The 10th Circuit Court of Appeals has sent an Oklahoma minister's lawsuit against the State of Oklahoma regarding an image on the state's license plate of a Native American shooting an arrow into the sky back to the trial court.
When Oklahoma looked to redesign its license plate five years ago, the iconic image of a young Apache warrior shooting an arrow skyward depicted in Allen Houser's "Sacred Rain Arrow" statue was a clear choice of a public that looked at more than 40 designs that featured Native American art, cowboy images and western and wildlife themes.Proceed below the orange snogging snakes for more.
But a Methodist minister claims the plate is an affront to his Christian beliefs, and a federal appeals court ruled last week that the minister's case can proceed. -- Fox News
(Disclaimer: My great-grandmother was Seminole, so I may have a bias toward Native Americans and against Stupid Americans.)
Native American attack on Christianity? Or just a license plate?
Keith Cressman, pastor at the St. Marks United Methodist Church in Bethany "simply wants to avoid placing the tag with the objectionable image on his car," his lawyer, Nathan Kellum said. "Whether that is through an alternative plate without an additional cost, or just some method in which he would not have to be a mobile billboard for the state's message against his will." (Same source.)The minister's attorney assures us this lawsuit is in no way meant to criticize Native Americans but is instead an expression of freedom by the minister. He does not want to be forced to communicate a religious belief he doesn't support. Also, the minister does not want to pay an extra $18 to $35 fee for one of the more than 200 alternatives to the standard plate such as the "In God We Trust" specialty plate.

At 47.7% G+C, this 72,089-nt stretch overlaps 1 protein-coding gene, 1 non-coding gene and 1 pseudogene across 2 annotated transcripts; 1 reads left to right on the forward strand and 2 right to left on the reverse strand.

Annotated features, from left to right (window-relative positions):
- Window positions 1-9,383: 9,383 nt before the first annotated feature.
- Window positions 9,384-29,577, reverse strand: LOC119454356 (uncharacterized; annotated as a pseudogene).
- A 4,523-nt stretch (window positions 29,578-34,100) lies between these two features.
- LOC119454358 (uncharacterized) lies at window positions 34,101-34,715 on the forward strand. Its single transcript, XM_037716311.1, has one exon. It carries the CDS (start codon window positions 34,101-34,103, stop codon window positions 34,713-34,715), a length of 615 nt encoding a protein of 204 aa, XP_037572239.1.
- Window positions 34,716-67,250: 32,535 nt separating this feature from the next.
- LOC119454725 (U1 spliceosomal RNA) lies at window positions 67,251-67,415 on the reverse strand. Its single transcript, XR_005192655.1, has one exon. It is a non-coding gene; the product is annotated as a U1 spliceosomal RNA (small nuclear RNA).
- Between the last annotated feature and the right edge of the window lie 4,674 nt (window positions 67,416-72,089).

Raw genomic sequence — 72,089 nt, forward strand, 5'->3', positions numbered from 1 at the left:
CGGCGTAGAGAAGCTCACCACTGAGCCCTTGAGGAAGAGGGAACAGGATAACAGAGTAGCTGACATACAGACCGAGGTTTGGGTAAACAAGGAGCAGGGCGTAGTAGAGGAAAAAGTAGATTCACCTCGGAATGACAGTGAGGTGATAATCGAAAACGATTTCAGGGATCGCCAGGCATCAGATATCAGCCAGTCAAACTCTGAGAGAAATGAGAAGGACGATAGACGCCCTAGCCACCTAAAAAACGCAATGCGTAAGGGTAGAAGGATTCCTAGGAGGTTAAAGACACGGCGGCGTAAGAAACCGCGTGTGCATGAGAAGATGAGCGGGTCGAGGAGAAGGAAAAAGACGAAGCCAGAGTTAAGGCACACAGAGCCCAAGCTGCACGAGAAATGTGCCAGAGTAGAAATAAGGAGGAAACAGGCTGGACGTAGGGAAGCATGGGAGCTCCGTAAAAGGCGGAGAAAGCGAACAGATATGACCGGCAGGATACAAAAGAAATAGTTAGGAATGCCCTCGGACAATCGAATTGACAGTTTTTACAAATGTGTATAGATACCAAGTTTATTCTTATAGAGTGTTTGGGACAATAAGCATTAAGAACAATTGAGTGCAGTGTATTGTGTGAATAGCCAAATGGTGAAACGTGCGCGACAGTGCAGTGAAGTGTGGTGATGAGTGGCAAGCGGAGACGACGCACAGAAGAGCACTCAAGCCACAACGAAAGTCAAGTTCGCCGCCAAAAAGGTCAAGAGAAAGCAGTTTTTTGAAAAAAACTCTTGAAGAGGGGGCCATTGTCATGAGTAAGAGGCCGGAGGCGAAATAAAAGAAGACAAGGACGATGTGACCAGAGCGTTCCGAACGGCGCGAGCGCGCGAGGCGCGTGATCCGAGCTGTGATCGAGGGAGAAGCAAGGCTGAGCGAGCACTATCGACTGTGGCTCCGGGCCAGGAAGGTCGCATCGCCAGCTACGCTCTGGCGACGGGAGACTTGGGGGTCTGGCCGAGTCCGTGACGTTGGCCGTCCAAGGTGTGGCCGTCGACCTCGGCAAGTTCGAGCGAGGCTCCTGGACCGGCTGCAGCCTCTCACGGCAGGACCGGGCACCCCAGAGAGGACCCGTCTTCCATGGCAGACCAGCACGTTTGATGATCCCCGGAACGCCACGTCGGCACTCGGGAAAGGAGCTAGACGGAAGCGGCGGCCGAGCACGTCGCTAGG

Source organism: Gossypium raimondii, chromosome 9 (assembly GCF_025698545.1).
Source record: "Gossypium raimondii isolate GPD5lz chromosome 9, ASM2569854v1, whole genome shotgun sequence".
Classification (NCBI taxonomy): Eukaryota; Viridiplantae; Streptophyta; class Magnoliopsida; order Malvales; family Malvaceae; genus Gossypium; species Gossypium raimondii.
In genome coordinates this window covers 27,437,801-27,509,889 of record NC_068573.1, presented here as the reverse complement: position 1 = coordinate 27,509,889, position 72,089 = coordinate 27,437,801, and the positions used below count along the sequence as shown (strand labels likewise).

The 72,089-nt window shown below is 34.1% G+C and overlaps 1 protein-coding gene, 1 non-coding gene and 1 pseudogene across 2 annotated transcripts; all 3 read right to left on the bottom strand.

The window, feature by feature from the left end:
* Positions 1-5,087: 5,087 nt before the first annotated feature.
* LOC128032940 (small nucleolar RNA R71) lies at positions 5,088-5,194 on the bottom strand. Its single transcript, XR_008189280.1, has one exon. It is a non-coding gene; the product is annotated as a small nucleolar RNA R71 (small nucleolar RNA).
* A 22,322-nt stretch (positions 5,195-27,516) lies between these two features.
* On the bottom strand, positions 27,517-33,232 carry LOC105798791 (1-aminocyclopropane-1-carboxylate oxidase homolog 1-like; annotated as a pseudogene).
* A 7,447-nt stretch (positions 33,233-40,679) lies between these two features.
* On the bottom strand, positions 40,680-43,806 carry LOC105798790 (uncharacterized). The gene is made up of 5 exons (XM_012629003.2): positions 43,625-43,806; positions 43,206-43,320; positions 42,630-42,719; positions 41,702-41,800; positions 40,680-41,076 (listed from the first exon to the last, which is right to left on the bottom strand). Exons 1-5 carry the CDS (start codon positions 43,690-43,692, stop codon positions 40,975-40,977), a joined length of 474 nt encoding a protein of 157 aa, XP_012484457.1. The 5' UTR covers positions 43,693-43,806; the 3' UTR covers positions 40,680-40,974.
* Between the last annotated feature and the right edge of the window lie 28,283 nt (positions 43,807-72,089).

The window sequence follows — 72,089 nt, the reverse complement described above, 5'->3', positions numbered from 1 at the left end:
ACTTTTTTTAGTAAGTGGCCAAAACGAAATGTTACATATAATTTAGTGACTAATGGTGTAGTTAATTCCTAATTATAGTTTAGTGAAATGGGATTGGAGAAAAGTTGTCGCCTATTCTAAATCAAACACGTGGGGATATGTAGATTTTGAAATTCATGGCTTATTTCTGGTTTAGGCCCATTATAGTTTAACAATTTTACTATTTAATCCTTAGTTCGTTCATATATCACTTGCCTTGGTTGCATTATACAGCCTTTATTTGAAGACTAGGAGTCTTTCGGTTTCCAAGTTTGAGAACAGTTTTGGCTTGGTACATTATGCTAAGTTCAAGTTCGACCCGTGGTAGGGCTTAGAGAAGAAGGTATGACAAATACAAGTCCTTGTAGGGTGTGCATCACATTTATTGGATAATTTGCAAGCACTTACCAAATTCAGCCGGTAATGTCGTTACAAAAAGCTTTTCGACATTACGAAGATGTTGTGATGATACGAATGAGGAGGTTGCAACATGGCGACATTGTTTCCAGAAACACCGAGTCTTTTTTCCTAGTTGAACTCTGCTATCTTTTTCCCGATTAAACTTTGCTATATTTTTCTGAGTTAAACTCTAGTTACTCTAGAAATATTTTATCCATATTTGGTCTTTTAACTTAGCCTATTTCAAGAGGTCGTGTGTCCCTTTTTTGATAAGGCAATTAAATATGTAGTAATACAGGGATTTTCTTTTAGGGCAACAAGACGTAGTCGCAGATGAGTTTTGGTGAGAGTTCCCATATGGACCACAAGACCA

Part of me hopes the minister prevails in his lawsuit. After all, if we have the right to not communicate religious beliefs we disagree with, I want all references to religion of any denomination removed from my money, my public places, and my daily life. If it's good enough for the minister, it's good enough for me.
UPDATE: (H/T to Lady Libertine) : The statue depicted on the plate is Allen Houser's Sacred Rain Arrow, which is described as follows:
This monumental piece depicts a young Apache warrior shooting his arrow towards heaven with the hope of carrying a prayer for rain to the Spirit World. Houser represents the strength, dignity, beauty and spirituality of his people.